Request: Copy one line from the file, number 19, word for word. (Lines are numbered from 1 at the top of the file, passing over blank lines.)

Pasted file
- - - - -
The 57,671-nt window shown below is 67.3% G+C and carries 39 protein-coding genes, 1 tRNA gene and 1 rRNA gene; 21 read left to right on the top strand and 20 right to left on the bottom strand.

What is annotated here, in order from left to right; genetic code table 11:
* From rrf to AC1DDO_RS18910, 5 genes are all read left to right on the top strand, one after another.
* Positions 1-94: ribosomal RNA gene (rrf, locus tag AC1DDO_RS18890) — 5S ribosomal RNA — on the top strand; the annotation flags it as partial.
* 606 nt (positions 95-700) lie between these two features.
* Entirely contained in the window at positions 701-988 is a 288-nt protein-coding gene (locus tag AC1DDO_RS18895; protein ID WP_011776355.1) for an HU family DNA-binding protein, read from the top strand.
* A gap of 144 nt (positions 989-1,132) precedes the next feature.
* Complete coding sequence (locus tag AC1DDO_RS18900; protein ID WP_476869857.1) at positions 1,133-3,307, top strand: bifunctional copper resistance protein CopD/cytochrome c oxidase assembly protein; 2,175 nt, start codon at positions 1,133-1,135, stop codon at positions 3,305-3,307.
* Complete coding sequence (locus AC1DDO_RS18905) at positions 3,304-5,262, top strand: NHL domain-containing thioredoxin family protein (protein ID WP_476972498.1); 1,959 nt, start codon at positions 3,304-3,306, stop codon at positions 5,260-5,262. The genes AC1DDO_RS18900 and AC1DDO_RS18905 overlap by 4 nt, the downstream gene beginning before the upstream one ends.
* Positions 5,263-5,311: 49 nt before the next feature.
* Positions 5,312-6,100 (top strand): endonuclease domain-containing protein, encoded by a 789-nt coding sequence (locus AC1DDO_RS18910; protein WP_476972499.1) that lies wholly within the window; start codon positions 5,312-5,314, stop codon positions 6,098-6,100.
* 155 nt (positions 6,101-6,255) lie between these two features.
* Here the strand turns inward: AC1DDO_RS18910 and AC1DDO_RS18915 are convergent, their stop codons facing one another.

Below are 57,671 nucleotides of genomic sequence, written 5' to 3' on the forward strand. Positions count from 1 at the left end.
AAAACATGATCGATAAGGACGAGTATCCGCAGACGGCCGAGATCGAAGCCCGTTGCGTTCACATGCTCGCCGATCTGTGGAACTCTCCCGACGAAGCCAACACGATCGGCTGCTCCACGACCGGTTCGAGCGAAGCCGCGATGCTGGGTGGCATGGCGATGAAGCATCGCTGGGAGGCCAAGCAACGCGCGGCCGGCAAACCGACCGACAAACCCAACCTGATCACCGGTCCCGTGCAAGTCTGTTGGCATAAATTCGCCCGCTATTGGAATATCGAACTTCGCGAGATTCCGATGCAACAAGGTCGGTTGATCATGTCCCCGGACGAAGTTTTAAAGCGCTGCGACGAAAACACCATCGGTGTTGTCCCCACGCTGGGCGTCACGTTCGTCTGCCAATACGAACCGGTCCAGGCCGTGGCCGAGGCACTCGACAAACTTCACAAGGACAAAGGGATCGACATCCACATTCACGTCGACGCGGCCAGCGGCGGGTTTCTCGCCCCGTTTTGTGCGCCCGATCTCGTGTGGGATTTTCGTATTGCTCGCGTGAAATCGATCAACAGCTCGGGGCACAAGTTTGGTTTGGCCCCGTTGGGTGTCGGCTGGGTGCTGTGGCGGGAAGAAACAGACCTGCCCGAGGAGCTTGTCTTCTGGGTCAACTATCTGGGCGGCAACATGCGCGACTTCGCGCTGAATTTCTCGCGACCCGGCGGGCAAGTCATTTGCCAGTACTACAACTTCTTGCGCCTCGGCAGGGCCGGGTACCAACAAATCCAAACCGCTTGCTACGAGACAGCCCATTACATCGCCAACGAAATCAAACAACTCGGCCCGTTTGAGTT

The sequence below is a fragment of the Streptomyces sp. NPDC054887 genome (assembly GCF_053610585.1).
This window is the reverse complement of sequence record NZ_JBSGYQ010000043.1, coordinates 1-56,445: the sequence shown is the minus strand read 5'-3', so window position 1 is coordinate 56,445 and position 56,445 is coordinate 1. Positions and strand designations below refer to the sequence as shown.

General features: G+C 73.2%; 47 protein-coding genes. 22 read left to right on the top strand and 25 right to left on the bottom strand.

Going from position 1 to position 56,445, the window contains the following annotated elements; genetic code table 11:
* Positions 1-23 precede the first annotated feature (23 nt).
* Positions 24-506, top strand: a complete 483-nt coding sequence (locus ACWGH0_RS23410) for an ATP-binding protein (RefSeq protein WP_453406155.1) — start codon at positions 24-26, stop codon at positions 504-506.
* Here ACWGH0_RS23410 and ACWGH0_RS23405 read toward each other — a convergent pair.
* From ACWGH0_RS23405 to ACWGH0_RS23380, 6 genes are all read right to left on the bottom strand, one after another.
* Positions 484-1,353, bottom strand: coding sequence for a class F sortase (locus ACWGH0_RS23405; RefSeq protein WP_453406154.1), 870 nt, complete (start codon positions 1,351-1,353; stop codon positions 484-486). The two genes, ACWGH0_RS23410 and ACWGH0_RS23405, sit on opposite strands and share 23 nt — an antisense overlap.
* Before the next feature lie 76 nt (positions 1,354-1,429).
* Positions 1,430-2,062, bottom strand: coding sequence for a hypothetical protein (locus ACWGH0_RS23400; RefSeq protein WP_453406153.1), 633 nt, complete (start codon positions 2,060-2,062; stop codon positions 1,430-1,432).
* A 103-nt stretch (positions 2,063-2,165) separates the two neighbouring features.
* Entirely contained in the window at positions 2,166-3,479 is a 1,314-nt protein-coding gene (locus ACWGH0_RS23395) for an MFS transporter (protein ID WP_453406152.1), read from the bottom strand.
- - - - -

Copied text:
Going from position 1 to position 56,445, the window contains the following annotated elements; genetic code table 11: